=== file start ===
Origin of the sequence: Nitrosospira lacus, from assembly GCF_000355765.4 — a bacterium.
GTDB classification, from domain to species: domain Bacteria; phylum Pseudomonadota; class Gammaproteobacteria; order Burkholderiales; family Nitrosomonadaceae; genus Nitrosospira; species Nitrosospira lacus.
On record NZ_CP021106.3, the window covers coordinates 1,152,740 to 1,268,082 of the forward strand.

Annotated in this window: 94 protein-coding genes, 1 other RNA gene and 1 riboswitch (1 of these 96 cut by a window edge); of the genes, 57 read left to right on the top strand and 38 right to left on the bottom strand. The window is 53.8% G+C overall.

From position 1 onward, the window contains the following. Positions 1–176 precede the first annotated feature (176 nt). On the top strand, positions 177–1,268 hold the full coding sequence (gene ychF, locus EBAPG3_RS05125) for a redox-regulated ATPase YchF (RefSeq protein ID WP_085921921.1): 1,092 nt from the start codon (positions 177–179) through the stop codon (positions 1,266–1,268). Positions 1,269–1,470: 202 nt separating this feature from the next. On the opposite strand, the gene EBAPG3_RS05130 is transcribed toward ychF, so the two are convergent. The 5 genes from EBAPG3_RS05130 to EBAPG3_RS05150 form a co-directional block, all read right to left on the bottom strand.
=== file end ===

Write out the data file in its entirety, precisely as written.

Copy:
Origin of the sequence: Nitrosospira lacus, from assembly GCF_000355765.4 — a bacterium.
GTDB classification, from domain to species: domain Bacteria; phylum Pseudomonadota; class Gammaproteobacteria; order Burkholderiales; family Nitrosomonadaceae; genus Nitrosospira; species Nitrosospira lacus.
On record NZ_CP021106.3, the window covers coordinates 1,152,740 to 1,268,082 of the forward strand.

Annotated in this window: 94 protein-coding genes, 1 other RNA gene and 1 riboswitch (1 of these 96 cut by a window edge); of the genes, 57 read left to right on the top strand and 38 right to left on the bottom strand. The window is 53.8% G+C overall.

From position 1 onward, the window contains the following. Positions 1–176 precede the first annotated feature (176 nt). On the top strand, positions 177–1,268 hold the full coding sequence (gene ychF, locus EBAPG3_RS05125) for a redox-regulated ATPase YchF (RefSeq protein ID WP_085921921.1): 1,092 nt from the start codon (positions 177–179) through the stop codon (positions 1,266–1,268). Positions 1,269–1,470: 202 nt separating this feature from the next. On the opposite strand, the gene EBAPG3_RS05130 is transcribed toward ychF, so the two are convergent. The 5 genes from EBAPG3_RS05130 to EBAPG3_RS05150 form a co-directional block, all read right to left on the bottom strand.